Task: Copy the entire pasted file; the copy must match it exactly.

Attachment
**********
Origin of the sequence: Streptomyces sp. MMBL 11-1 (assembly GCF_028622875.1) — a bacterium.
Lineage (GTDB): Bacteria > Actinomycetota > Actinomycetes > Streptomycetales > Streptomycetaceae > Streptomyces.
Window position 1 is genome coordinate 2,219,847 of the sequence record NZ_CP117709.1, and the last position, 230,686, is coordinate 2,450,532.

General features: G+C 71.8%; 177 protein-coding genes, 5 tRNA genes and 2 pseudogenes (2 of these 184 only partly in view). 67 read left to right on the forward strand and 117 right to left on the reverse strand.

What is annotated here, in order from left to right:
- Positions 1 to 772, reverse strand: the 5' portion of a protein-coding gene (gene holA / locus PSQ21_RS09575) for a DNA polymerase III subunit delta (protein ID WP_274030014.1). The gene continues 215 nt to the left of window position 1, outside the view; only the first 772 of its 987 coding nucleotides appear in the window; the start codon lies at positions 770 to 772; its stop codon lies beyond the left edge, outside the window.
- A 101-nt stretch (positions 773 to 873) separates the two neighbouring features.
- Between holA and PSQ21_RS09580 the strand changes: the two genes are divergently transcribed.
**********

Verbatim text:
Origin of the sequence: Streptomyces sp. MMBL 11-1 (assembly GCF_028622875.1) — a bacterium.
Lineage (GTDB): Bacteria > Actinomycetota > Actinomycetes > Streptomycetales > Streptomycetaceae > Streptomyces.
Window position 1 is genome coordinate 2,219,847 of the sequence record NZ_CP117709.1, and the last position, 230,686, is coordinate 2,450,532.

General features: G+C 71.8%; 177 protein-coding genes, 5 tRNA genes and 2 pseudogenes (2 of these 184 only partly in view). 67 read left to right on the forward strand and 117 right to left on the reverse strand.

What is annotated here, in order from left to right:
- Positions 1 to 772, reverse strand: the 5' portion of a protein-coding gene (gene holA / locus PSQ21_RS09575) for a DNA polymerase III subunit delta (protein ID WP_274030014.1). The gene continues 215 nt to the left of window position 1, outside the view; only the first 772 of its 987 coding nucleotides appear in the window; the start codon lies at positions 770 to 772; its stop codon lies beyond the left edge, outside the window.
- A 101-nt stretch (positions 773 to 873) separates the two neighbouring features.
- Between holA and PSQ21_RS09580 the strand changes: the two genes are divergently transcribed.